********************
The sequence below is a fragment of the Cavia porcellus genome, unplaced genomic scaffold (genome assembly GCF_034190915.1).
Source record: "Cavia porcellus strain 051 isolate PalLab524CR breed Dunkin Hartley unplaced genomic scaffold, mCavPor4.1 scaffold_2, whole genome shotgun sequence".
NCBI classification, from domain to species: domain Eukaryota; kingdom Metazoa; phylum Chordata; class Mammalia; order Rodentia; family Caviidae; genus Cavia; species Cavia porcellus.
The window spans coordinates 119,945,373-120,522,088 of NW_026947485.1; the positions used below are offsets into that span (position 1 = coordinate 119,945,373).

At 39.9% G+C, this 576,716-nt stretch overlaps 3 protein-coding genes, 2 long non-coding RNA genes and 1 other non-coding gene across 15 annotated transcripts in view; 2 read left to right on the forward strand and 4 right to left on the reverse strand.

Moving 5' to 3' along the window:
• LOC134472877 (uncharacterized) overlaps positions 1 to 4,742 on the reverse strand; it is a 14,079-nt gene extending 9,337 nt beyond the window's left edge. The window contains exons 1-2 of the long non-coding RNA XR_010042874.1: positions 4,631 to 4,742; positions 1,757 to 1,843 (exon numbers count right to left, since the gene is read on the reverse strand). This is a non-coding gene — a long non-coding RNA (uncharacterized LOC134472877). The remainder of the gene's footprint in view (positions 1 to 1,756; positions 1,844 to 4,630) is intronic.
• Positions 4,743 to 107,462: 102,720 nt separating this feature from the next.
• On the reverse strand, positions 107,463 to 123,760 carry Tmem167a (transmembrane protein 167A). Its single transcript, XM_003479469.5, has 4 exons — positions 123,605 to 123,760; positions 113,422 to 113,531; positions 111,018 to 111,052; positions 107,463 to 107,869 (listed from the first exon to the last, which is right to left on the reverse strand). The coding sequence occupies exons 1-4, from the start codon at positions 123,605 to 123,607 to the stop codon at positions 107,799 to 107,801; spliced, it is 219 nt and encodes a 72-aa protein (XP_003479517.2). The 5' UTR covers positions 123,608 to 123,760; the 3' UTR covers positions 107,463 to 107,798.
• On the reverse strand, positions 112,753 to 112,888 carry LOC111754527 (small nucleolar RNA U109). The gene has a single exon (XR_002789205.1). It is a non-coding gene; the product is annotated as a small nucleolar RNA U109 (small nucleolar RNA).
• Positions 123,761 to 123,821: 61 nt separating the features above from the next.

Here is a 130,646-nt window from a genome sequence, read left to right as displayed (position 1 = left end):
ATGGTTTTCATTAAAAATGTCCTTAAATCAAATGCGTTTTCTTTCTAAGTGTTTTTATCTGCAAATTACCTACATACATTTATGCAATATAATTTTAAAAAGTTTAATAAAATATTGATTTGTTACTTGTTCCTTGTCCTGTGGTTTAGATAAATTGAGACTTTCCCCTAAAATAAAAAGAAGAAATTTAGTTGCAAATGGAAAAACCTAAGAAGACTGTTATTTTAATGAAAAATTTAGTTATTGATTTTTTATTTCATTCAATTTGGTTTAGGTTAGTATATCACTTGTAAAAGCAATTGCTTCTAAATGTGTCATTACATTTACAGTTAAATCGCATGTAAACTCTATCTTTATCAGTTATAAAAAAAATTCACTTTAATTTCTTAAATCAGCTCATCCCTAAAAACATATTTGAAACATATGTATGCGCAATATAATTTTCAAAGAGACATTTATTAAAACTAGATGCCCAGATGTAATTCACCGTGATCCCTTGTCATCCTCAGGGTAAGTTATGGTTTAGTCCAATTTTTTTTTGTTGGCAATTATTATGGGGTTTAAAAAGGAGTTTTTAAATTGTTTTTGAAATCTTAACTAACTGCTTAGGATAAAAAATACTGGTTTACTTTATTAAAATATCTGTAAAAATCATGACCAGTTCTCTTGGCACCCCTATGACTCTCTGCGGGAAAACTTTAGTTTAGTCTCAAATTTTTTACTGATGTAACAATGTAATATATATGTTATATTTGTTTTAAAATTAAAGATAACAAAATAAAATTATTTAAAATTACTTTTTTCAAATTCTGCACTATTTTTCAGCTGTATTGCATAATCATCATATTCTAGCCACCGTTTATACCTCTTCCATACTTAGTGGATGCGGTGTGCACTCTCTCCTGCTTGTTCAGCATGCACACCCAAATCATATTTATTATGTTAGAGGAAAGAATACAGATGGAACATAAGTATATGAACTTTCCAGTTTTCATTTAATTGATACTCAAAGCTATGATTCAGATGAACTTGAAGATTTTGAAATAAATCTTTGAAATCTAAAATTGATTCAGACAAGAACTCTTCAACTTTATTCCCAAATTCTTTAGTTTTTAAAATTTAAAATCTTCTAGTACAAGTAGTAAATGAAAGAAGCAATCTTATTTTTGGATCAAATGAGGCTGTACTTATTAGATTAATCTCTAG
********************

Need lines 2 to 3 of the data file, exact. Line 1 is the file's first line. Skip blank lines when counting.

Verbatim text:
Source record: "Cavia porcellus strain 051 isolate PalLab524CR breed Dunkin Hartley unplaced genomic scaffold, mCavPor4.1 scaffold_2, whole genome shotgun sequence".
NCBI classification, from domain to species: domain Eukaryota; kingdom Metazoa; phylum Chordata; class Mammalia; order Rodentia; family Caviidae; genus Cavia; species Cavia porcellus.